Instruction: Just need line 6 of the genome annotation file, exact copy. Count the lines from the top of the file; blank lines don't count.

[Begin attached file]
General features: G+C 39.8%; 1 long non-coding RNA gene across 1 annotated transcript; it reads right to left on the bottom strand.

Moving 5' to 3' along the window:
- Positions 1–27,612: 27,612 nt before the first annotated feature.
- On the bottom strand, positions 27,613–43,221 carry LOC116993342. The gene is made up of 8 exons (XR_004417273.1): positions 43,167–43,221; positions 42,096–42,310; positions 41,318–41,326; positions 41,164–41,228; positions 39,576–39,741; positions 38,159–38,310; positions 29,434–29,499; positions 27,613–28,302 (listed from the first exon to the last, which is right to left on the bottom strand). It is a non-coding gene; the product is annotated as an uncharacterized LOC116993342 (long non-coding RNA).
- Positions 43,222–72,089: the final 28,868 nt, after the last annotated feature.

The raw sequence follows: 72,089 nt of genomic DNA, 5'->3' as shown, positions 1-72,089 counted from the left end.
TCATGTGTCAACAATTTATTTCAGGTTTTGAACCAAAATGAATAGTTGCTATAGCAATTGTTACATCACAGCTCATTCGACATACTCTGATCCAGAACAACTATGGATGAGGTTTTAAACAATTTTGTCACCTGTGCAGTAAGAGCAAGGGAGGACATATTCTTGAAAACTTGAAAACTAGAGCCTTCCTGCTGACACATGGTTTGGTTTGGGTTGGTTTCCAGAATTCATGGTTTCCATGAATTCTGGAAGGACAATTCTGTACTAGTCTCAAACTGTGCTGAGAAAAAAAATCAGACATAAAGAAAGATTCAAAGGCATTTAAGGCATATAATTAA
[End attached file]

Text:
The raw sequence follows: 72,089 nt of genomic DNA, 5'->3' as shown, positions 1-72,089 counted from the left end.